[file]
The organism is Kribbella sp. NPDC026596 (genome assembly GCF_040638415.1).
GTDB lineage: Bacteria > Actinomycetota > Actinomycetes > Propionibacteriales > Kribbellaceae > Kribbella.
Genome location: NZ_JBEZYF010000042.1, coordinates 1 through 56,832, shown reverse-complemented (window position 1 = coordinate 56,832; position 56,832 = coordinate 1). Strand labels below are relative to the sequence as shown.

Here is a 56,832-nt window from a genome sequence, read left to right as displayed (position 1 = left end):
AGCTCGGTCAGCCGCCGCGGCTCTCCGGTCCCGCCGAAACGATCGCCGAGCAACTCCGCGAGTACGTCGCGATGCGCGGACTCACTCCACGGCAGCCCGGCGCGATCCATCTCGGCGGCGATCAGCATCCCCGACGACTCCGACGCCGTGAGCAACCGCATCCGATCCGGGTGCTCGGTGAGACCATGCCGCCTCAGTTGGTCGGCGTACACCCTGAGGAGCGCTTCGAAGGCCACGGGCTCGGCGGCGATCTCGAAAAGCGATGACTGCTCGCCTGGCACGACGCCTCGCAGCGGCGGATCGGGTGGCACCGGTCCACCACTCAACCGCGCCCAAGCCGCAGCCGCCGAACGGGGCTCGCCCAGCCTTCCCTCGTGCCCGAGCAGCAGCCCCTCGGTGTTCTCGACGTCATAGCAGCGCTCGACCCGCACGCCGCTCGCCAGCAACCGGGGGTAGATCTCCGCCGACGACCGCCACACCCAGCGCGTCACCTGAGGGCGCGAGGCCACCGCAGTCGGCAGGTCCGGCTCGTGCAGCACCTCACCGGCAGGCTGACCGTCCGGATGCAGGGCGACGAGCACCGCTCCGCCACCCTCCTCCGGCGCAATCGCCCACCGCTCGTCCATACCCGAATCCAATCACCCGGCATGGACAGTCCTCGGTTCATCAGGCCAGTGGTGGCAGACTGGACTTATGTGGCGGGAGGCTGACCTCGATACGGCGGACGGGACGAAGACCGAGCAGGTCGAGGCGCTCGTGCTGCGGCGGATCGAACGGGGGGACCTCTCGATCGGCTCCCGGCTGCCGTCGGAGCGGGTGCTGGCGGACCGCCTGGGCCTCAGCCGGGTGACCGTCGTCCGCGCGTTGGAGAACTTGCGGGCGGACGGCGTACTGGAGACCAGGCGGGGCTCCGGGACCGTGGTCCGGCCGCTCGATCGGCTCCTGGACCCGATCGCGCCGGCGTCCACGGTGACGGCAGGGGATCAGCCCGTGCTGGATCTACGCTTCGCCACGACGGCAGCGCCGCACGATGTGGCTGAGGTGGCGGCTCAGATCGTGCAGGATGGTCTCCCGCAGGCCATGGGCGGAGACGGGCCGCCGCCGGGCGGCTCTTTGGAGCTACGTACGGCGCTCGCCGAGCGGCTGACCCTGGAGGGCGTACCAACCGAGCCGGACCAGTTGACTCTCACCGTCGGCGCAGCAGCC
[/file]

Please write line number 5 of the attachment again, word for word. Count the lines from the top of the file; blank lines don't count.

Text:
AGCTCGGTCAGCCGCCGCGGCTCTCCGGTCCCGCCGAAACGATCGCCGAGCAACTCCGCGAGTACGTCGCGATGCGCGGACTCACTCCACGGCAGCCCGGCGCGATCCATCTCGGCGGCGATCAGCATCCCCGACGACTCCGACGCCGTGAGCAACCGCATCCGATCCGGGTGCTCGGTGAGACCATGCCGCCTCAGTTGGTCGGCGTACACCCTGAGGAGCGCTTCGAAGGCCACGGGCTCGGCGGCGATCTCGAAAAGCGATGACTGCTCGCCTGGCACGACGCCTCGCAGCGGCGGATCGGGTGGCACCGGTCCACCACTCAACCGCGCCCAAGCCGCAGCCGCCGAACGGGGCTCGCCCAGCCTTCCCTCGTGCCCGAGCAGCAGCCCCTCGGTGTTCTCGACGTCATAGCAGCGCTCGACCCGCACGCCGCTCGCCAGCAACCGGGGGTAGATCTCCGCCGACGACCGCCACACCCAGCGCGTCACCTGAGGGCGCGAGGCCACCGCAGTCGGCAGGTCCGGCTCGTGCAGCACCTCACCGGCAGGCTGACCGTCCGGATGCAGGGCGACGAGCACCGCTCCGCCACCCTCCTCCGGCGCAATCGCCCACCGCTCGTCCATACCCGAATCCAATCACCCGGCATGGACAGTCCTCGGTTCATCAGGCCAGTGGTGGCAGACTGGACTTATGTGGCGGGAGGCTGACCTCGATACGGCGGACGGGACGAAGACCGAGCAGGTCGAGGCGCTCGTGCTGCGGCGGATCGAACGGGGGGACCTCTCGATCGGCTCCCGGCTGCCGTCGGAGCGGGTGCTGGCGGACCGCCTGGGCCTCAGCCGGGTGACCGTCGTCCGCGCGTTGGAGAACTTGCGGGCGGACGGCGTACTGGAGACCAGGCGGGGCTCCGGGACCGTGGTCCGGCCGCTCGATCGGCTCCTGGACCCGATCGCGCCGGCGTCCACGGTGACGGCAGGGGATCAGCCCGTGCTGGATCTACGCTTCGCCACGACGGCAGCGCCGCACGATGTGGCTGAGGTGGCGGCTCAGATCGTGCAGGATGGTCTCCCGCAGGCCATGGGCGGAGACGGGCCGCCGCCGGGCGGCTCTTTGGAGCTACGTACGGCGCTCGCCGAGCGGCTGACCCTGGAGGGCGTACCAACCGAGCCGGACCAGTTGACTCTCACCGTCGGCGCAGCAGCC